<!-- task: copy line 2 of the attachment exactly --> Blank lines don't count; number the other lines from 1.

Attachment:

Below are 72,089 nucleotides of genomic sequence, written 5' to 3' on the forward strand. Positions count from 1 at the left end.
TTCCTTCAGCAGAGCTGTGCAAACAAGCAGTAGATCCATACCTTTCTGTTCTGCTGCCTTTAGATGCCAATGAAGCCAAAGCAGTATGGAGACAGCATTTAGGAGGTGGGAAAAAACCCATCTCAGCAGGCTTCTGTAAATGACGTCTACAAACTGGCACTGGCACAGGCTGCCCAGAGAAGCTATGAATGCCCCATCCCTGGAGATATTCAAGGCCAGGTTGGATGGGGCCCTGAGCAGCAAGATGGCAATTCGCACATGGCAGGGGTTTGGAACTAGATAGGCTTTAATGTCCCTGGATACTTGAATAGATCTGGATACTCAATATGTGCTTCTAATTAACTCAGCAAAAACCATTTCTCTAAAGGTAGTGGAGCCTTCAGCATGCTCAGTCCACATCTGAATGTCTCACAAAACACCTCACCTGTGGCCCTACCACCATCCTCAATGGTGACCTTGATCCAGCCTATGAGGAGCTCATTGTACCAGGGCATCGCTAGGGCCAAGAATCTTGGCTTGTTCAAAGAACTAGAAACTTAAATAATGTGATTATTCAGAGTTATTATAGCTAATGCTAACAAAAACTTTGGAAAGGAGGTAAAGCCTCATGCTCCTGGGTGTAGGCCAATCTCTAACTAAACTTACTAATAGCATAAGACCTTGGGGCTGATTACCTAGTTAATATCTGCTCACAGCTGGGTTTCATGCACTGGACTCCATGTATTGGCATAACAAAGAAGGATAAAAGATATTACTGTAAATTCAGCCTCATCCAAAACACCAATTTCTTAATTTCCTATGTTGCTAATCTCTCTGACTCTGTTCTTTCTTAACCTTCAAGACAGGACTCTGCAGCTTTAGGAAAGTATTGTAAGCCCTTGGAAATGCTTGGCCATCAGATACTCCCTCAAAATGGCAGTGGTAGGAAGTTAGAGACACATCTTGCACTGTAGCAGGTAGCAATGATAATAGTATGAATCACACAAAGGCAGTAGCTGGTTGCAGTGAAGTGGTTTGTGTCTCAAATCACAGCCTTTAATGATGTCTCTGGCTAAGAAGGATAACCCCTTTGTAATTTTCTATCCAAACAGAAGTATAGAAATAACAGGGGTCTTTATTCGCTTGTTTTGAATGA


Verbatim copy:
TTCCTTCAGCAGAGCTGTGCAAACAAGCAGTAGATCCATACCTTTCTGTTCTGCTGCCTTTAGATGCCAATGAAGCCAAAGCAGTATGGAGACAGCATTTAGGAGGTGGGAAAAAACCCATCTCAGCAGGCTTCTGTAAATGACGTCTACAAACTGGCACTGGCACAGGCTGCCCAGAGAAGCTATGAATGCCCCATCCCTGGAGATATTCAAGGCCAGGTTGGATGGGGCCCTGAGCAGCAAGATGGCAATTCGCACATGGCAGGGGTTTGGAACTAGATAGGCTTTAATGTCCCTGGATACTTGAATAGATCTGGATACTCAATATGTGCTTCTAATTAACTCAGCAAAAACCATTTCTCTAAAGGTAGTGGAGCCTTCAGCATGCTCAGTCCACATCTGAATGTCTCACAAAACACCTCACCTGTGGCCCTACCACCATCCTCAATGGTGACCTTGATCCAGCCTATGAGGAGCTCATTGTACCAGGGCATCGCTAGGGCCAAGAATCTTGGCTTGTTCAAAGAACTAGAAACTTAAATAATGTGATTATTCAGAGTTATTATAGCTAATGCTAACAAAAACTTTGGAAAGGAGGTAAAGCCTCATGCTCCTGGGTGTAGGCCAATCTCTAACTAAACTTACTAATAGCATAAGACCTTGGGGCTGATTACCTAGTTAATATCTGCTCACAGCTGGGTTTCATGCACTGGACTCCATGTATTGGCATAACAAAGAAGGATAAAAGATATTACTGTAAATTCAGCCTCATCCAAAACACCAATTTCTTAATTTCCTATGTTGCTAATCTCTCTGACTCTGTTCTTTCTTAACCTTCAAGACAGGACTCTGCAGCTTTAGGAAAGTATTGTAAGCCCTTGGAAATGCTTGGCCATCAGATACTCCCTCAAAATGGCAGTGGTAGGAAGTTAGAGACACATCTTGCACTGTAGCAGGTAGCAATGATAATAGTATGAATCACACAAAGGCAGTAGCTGGTTGCAGTGAAGTGGTTTGTGTCTCAAATCACAGCCTTTAATGATGTCTCTGGCTAAGAAGGATAACCCCTTTGTAATTTTCTATCCAAACAGAAGTATAGAAATAACAGGGGTCTTTATTCGCTTGTTTTGAATGA